Strategy #2: Limit Indemnity to Your Proportionate Fault
Owners frequently seek broad indemnity with respect to any injuries or damages in any way attributable to a tenant or the lease, no matter how attenuated the connection between the tenant and the loss. A tenant’s indemnity obligation should be limited “to the extent” of the tenant’s negligent or intentional misconduct. The insertion of the words “to the extent” is critical because it introduces the concept of proportionate responsibility or comparative fault to an indemnity provision, if used properly, as in our Model Lease Clause. In other words, to the extent damages are caused by your conduct, you are responsible, but to the extent damages are caused by the conduct of a party other than you, you should owe no indemnity.
Under many leases the indemnity obligation is not tied to conduct, but rather to the lease itself, or to the tenant’s occupancy of the leased premises. Every effort should be made to tie your indemnity obligation to your negligent or intentional misconduct, but even if you must agree to indemnify the owner against risks arising from the lease or your occupancy, insertion of the words “to the extent” can narrow the scope of the indemnity agreement.
By limiting your indemnity obligation “to the extent” of damages arising from the lease or your occupancy, you disclaim responsibility for damages arising from something other than the lease, such as the owner’s failure to maintain the building’s parking lot.
Damages and injuries occurring during a lease often result from more than one cause. It is reasonable to require a tenant to indemnify an owner with respect to losses that are the fault of the tenant, but if losses result from the fault of the tenant and the fault of the owner, the tenant’s indemnity obligation should be limited to the tenant’s percentage of fault.
Strategy #3: Delete Any Duty to Defend
Many indemnity provisions require the tenant not only to indemnify the owner, but also to defend the owner against any claims for which the tenant owes an indemnity obligation. The duty to defend generally obligates the tenant to pay to defend the owner against claims made against it that fit within the scope of the indemnity set forth in the lease.
That said, the duty to defend is generally broader than the duty to indemnify because the duty to defend generally is triggered by allegations alone. A duty to defend may be owed with respect to a claim in which no damages are ultimately awarded. So even though a claim against an owner may be completely frivolous, if the tenant agreed to defend the owner against the claim, the tenant might be obligated to hire an attorney to defend the owner at the tenant’s expense.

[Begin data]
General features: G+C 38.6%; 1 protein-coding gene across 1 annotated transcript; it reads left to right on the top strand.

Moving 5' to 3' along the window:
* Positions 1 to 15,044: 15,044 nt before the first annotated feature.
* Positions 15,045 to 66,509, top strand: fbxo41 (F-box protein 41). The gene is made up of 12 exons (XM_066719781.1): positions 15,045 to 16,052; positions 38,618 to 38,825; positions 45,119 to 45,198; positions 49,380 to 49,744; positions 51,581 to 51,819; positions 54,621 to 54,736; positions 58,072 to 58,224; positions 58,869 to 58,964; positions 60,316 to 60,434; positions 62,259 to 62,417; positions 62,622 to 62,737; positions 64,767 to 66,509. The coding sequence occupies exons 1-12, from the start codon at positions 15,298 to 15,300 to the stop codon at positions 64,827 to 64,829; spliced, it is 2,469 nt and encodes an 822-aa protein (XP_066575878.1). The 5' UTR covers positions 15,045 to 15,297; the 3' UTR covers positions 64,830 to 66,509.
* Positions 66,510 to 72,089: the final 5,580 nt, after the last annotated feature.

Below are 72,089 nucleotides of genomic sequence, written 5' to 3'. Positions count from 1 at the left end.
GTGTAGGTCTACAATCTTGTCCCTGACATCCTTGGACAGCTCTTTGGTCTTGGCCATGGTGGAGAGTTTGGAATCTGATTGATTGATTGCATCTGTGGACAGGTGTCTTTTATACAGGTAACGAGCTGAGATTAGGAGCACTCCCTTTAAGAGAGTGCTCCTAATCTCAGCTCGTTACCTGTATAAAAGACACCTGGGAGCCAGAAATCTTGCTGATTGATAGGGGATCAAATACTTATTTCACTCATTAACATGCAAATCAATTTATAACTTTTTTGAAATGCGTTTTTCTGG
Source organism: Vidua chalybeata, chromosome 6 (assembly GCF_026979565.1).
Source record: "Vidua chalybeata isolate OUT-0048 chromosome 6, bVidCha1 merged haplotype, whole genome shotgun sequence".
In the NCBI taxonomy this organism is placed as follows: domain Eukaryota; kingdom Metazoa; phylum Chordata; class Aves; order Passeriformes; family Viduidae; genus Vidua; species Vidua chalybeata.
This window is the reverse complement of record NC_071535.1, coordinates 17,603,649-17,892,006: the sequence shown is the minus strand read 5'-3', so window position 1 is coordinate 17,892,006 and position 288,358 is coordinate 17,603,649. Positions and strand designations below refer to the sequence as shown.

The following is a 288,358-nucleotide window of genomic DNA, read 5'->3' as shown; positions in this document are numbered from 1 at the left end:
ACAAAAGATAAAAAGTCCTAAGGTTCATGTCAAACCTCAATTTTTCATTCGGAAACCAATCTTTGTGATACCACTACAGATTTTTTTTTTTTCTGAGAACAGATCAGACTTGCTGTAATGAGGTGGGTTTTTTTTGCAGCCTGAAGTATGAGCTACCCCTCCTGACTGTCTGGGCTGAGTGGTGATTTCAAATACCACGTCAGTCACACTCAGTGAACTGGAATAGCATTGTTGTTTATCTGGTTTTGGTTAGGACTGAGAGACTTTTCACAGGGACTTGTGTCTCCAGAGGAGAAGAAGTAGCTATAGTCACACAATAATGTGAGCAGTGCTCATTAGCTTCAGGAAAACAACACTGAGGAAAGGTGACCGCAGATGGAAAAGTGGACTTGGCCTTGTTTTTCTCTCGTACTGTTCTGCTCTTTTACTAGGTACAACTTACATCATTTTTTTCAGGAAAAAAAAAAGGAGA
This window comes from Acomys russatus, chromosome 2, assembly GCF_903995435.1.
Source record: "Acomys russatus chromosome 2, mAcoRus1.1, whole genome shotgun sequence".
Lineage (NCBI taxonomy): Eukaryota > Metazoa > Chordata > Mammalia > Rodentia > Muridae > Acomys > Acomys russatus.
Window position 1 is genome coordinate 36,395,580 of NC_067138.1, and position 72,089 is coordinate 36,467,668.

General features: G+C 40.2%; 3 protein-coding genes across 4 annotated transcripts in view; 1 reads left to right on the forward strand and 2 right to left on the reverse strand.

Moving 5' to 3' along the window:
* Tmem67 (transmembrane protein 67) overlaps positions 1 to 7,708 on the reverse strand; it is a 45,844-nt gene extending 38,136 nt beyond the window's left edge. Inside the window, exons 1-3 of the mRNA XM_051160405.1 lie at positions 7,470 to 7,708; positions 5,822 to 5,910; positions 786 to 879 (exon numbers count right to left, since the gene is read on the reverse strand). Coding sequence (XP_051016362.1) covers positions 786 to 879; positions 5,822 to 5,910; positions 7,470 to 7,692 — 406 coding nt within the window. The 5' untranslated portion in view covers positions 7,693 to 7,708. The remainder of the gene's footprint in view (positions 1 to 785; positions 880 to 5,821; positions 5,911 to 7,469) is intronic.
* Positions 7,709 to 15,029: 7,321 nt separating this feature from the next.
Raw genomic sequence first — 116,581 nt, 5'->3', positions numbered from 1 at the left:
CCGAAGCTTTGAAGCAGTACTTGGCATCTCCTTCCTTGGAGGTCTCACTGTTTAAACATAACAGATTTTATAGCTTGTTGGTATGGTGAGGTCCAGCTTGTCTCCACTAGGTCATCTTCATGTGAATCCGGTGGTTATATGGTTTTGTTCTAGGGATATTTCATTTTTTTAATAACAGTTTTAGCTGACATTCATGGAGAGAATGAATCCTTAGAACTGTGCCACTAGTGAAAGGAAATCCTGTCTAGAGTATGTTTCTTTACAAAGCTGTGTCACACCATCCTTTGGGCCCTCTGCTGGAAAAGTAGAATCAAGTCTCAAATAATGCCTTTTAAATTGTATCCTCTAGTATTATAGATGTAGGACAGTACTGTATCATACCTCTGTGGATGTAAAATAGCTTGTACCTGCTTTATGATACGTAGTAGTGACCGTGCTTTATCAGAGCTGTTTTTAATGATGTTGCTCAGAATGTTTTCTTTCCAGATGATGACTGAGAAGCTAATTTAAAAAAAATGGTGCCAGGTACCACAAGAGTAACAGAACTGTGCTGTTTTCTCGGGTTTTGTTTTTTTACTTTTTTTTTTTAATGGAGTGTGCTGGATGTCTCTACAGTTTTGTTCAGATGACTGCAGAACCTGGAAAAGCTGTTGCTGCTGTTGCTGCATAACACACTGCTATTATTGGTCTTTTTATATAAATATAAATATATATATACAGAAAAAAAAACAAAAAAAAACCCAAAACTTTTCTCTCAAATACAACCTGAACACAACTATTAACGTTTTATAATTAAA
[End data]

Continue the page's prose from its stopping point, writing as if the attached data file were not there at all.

If the claim ultimately is dismissed, no indemnity will be owed by the tenant to the owner, but the expenses of defending the lawsuit against the owner may be the tenant’s responsibility. In many instances the expenses of defending a lawsuit, which typically include attorneys’ fees, expert witness fees, deposition expenses, and court costs, far exceed the actual amount in controversy. If both the tenant and owner were named as defendants in the lawsuit, the tenant might be required to pay for two lawyers, one to defend it, and one to defend the owner.
Accordingly, you should delete any duty to defend from the general indemnity provisions in your lease. In the absence of a duty to defend you still may be liable for the owner’s legal costs and fees if you owe indemnity and the underlying claim has merit, but deleting the duty to defend should limit your obligation to only those claims found to have merit.
Incorporate Three Strategies in Clause
Much like insurance policies, contractual indemnity provisions transfer risk. An overly broad indemnity provision could require you to insure the owner against damages resulting from the owner’s fault. Thus, efforts should be made to limit your indemnity obligation to damages resulting from your negligence or intentional misconduct, and to delete any requirement that you defend the owner against any claims. If the defense obligation cannot be deleted entirely, the duty to defend should be limited to those claims resulting from your negligent or intentional misconduct.
About the Author
Alan M. Cohen, Esq. is in-house counsel for URS Corporation in its Austin, Texas, office. His practice focuses on real estate, construction, and government contracts. He is admitted to practice law in Texas and Louisiana, and is an Insider board member.